American Headway 1, 2, and 3: Hello teenagers. Filling time is not an issue with teenage classes because a large part of class involves sitting and waiting for everyone to stop talking so that I can give instructions or even hear myself think. If you thought Abercrombie and Fitch had loud music you have another thing coming for you with the noise that these teenagers can make. There is no concept of 1. the teacher is talking we should probably whisper or even better 2. lets stop talking to hear what the teacher has to say. I will ask my students to stop talking and they will look at me and then turn back to their friend and continue their conversation. However, with that said the teenage students are my most interesting classes. You never know what might happen- a student might spit out his soda everywhere because his friend just said something really funny right as he took a sip or someone leans to far forward in their desk and completely falls over or even better is when your students try to suck up to you and call you pretty just to get out of doing the lesson. The other day I was playing a game where the students write an English word on the board and I try to guess it without looking as they describing it to me. We had 10 minuets left before class was over and the students really wanted to leave early but I told them we were going to play the game until the bell rang. As I finished my sentence one girl raises her hand and wants to write a word on the board. I hand over the pen and she writes a word on the board. The word was GO HOME! I started laughing, you got to give her credit- class was over.

Teaching English is what it is. Some days are great and hilarious and others make you wish you were at the dentist getting your teeth pulled. The concept of teaching is rather simple as I speak English and they don't but it is the activities, the planning and the need for an extreme amount of patients that really takes it out of me by the end of the day.

{ snacks during class breaks }
{ snacks during class breaks, this lady has my favorite } 

May 1, 2009

Vietnam: Tay Ninh


{ Quan and Jessi }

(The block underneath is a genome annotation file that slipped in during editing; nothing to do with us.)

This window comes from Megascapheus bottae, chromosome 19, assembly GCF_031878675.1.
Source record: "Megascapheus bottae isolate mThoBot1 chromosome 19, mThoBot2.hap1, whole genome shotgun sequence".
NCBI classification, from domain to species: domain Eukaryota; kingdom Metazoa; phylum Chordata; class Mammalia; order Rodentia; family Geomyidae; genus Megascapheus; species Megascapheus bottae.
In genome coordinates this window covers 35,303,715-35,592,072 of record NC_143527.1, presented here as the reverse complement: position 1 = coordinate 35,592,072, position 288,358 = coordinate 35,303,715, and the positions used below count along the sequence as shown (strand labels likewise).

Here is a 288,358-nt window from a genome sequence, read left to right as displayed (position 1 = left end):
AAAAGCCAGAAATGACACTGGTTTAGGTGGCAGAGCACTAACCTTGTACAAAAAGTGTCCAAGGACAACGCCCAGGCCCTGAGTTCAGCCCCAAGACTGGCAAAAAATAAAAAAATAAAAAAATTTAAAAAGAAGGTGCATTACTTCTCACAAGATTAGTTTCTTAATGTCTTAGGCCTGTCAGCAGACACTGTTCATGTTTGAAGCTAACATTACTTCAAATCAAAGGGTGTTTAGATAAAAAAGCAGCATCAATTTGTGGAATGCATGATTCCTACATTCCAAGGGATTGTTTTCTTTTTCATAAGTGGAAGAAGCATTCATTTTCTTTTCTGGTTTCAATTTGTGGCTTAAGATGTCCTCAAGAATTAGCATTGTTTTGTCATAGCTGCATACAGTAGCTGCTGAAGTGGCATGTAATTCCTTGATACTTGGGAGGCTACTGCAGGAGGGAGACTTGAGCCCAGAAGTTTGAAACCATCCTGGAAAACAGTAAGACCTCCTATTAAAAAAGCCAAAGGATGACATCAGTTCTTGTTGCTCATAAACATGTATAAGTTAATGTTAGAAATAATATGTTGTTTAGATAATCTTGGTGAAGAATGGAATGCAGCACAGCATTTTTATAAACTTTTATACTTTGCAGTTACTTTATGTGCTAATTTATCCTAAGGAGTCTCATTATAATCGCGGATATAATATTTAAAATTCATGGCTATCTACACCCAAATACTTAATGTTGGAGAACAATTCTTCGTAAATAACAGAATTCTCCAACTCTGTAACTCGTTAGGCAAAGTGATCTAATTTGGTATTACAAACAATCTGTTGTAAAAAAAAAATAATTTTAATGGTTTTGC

{ Jessi and I at one of our many coffee dates }
This weekend Zach and I went to Jessi's home town of Tay Ninh with her friend Quan. Jessi is one of my students who I have become good friends with over the last few months.

We took the city bus there which meant that we transferred buses three time, sat next to people who where throwing up in their face masks (Vietnamese do not have strong stomachs) and men were smoking inside the bus which I took upon myself to stop.


For the first time in seven months I had a home cooked meal and it was good! The best food I have had in Vietnam since living here. For dessert, however, we had baby chicken fetus's still in their shell. It was disgusting. It was all there; head, bones and feathers. Zach ate the whole thing but knowing that I am grossed out by chicken on the bone this was really pushing it for me. I had a bite,everyone was waiting for me to eat it and love it. It was the least I could do.


Things are always bigger in the country, well at least in Vietnam. The small harmless geckos in the city had morphed into giant lizards in the country crawling along the walls. The first time I saw one I couldn't even scream because I was speechless with shock. I just pointed and took a deep breath. I did not want to draw attention to my city girl/ American standards of living.

Jessi's family owns a rubber tree farm which was very cool. The liquid, which quickly dries and turns into rubber, comes out of the tree white. Who would have guessed?



I also got to drive an electric bike out to the rubber tree farm which ended in some good laughs when I tried to turn and the breaks did not work. FYI - on an electric bike there is such thing as a turbo button.